Counting for rhythm

June 01, 1958

I am often asked by my pupils, "What is the most important thing to do to play consistent golf?" My reply has been the same for years: "Learn to stroke the ball in the same timing or rhythm each time."

It has been the opinion of experts that when an average golfer plays poorly he has lost his rhythm. So the next time you go out to the practice field, I would suggest that you start to count as you start to hit. That is, learn to hit the ball on a count. From the time you address it, begin a slow rhythmic count. Some golfers use a few more preliminary waggles than others, so, naturally, their count will be a little higher than those who have a briefer waggle. For years, I have been hitting the ball on a five count. I address the ball on one, take my waggles on two, start back at three, reach the top of my swing at the count of four and, as I say "five," my club is passing through the hitting area.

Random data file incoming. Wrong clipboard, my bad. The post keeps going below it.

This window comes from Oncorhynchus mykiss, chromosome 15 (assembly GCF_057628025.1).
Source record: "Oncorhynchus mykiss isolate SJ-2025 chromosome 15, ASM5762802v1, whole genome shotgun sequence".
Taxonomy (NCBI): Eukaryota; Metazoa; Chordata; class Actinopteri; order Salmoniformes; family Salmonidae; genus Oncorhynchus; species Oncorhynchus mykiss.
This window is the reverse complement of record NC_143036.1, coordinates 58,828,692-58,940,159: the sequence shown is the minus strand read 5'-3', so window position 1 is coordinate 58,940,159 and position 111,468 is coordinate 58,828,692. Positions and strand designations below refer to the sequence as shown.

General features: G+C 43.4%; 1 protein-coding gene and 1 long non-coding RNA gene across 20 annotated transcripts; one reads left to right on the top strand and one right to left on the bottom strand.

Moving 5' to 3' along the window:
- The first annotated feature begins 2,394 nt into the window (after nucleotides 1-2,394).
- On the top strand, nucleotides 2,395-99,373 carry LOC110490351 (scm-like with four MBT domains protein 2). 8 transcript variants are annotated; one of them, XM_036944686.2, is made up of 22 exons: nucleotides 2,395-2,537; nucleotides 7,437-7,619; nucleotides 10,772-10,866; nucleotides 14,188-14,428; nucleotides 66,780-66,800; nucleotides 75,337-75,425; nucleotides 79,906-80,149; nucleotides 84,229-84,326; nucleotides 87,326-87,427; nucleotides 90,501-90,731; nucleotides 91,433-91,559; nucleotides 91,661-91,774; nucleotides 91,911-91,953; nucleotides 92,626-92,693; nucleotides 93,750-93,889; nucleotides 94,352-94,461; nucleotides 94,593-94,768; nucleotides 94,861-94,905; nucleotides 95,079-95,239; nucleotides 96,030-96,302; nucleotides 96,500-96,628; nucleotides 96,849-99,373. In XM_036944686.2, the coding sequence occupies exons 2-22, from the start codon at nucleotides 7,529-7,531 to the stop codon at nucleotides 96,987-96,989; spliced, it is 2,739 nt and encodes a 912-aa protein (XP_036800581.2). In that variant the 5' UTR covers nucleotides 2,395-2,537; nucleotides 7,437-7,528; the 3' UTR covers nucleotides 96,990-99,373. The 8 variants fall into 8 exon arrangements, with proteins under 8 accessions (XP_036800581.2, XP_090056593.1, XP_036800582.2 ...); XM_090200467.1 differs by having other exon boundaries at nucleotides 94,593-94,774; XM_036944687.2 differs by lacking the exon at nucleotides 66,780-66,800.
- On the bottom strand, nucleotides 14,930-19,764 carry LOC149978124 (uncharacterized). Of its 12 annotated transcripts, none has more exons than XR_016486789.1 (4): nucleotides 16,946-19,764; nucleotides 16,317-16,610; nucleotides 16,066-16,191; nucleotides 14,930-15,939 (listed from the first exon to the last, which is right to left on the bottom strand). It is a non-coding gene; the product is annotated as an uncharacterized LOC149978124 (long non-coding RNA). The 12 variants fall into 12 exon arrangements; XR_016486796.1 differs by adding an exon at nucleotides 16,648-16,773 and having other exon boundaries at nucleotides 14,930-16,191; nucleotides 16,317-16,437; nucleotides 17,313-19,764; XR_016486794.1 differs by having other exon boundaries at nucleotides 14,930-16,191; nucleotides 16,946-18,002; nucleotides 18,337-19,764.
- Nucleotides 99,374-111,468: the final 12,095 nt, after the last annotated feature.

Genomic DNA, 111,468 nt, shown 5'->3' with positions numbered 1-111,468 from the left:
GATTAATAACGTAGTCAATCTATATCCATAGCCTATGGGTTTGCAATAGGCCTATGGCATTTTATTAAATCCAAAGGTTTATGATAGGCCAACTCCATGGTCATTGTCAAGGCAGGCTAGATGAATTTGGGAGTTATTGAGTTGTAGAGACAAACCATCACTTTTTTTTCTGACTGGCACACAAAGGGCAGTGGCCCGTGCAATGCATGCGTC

Good hitters in baseball count when the pitcher starts his wind-up. Linemen in football charge on a count, and the backfield men shift on a count. To improve your golf and rhythm, learn to stroke the ball on a count.

from ART SMITH, The Camargo Club, Cincinnati

PHOTO ILLUSTRATION"One..." ILLUSTRATION"two..." ILLUSTRATION"three..." ILLUSTRATION"four..." ILLUSTRATION"five"

NEXT WEEK: Bill Wotherspoon on using the speed muscles

HOLE YARDS PAR R1 R2 R3 R4
OUT
HOLE YARDS PAR R1 R2 R3 R4
IN
Eagle (-2)
Birdie (-1)
Bogey (+1)
Double Bogey (+2)